The current regulations governing cookies are split between the GDPR and the ePrivacy Directive, which together ensure the protection of natural persons with regard to cookie consent pop-ups and banners.

 

The current regulations governing cookies are split between the GDPR and the ePrivacy Directive. There are several types of cookies, which in most cases users can choose from. For example, a user can choose to only allow the storage of necessary cookies, and reject any additional cookies for marketing or preferences. Recital 30 of the GDPR, does make mention of the importance of cookies, insofar as they can be used to identify individuals, especially with the amount of information on a user, which can be stored through the use of cookies. The ePrivacy Directive is sometimes known as the “cookie law” as it has been very instrumental in influencing the current use of cookie consent pop-ups, and ensuring that consent is ethically sourced for the use and storage of cookies. The rules regulating cookies are continuously being set, and cookies themselves are continually evolving, which means maintaining a current cookie policy will naturally be a continuous job.

 

 

Does your company want to collect cookies through a website or app? Does your company have all of the mandated safeguards in place to ensure compliance with the GDPR, Law Enforcement Directive and Data Protection Act 2018? Aphaia provides both GDPR and Data Protection Act 2018 consultancy services, including data protection impact assessments, and Data Protection Officer outsourcing. We can help your company get on track towards full compliance. Contact us today

Post-Brexit UK to overhaul privacy rules

Post-Brexit UK to overhaul privacy rules in an attempt to increase effectiveness while maintaining adequacy with the EU and other nations.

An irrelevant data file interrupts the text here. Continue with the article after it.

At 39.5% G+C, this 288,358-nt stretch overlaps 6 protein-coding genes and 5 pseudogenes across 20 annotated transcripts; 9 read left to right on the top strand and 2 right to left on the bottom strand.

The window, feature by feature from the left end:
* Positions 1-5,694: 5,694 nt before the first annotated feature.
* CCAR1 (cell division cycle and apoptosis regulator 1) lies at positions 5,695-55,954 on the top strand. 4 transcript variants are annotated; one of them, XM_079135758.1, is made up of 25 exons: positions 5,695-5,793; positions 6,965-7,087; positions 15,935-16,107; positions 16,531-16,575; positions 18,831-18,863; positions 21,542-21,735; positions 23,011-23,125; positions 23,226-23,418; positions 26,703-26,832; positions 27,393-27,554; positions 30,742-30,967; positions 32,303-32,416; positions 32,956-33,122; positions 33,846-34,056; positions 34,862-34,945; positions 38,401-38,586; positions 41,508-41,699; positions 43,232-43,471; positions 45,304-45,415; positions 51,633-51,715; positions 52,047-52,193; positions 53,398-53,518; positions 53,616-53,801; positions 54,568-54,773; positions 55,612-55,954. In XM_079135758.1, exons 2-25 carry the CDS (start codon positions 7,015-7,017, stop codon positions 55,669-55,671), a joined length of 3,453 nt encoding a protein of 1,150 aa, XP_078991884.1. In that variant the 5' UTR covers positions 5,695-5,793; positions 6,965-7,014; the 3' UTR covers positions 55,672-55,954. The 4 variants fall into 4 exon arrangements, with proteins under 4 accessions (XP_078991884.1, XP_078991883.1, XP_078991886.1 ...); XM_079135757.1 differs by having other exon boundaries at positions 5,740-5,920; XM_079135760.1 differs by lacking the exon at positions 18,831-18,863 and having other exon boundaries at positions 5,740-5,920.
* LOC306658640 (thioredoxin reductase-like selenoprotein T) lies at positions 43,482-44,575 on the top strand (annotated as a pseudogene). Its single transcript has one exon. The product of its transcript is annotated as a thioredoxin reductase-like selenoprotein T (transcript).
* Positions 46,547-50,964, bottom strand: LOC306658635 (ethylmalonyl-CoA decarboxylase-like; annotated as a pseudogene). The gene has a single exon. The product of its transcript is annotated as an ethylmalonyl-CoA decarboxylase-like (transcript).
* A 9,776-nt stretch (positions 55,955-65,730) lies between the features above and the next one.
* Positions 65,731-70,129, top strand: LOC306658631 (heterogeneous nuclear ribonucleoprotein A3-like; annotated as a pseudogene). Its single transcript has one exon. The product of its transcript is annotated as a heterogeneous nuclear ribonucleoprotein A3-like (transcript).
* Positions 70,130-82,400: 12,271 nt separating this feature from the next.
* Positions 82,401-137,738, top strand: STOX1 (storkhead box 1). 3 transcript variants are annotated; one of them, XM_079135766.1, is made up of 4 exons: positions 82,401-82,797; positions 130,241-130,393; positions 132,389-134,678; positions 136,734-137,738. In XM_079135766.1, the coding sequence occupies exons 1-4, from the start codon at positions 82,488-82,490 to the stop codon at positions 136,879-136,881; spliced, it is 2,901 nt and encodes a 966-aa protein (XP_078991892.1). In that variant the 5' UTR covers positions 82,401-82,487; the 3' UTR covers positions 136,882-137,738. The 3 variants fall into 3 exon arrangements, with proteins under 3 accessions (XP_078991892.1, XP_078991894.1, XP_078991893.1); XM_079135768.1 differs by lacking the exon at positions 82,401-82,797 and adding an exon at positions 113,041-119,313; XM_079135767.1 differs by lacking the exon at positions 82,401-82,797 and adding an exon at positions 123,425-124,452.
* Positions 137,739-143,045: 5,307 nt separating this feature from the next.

The British government is looking forward to creating new privacy rules based on “common sense, not box-ticking”. The new privacy rules might drift the UK away from the EU data protection regulations, including the 2018 GDPR, which still guided the framework of their post-Brexit UK-GDPR privacy rules. According to the culture secretary, this may put an end to the irritating cookie popups and consents requests online. However, the new regime has to qualify for the EU’s adequacy requirement, otherwise continued data transfer between the UK and EU may be affected. 

After October, a new Information Commissioner will be appointed to replace Elizabeth Denham.

The culture secretary aims at developing a globally leading data policy that will help businesses and individuals across the UK. The government plans on giving this daunting task of overseeing the transformation to John Edwards, who will be appointed as the new Information Commissioner. He is currently the Privacy Commissioner of New Zealand, and the UK’s preferred choice to replace the current Information Commissioner, Elizabeth Denham, after the current tenure ends on October 31st.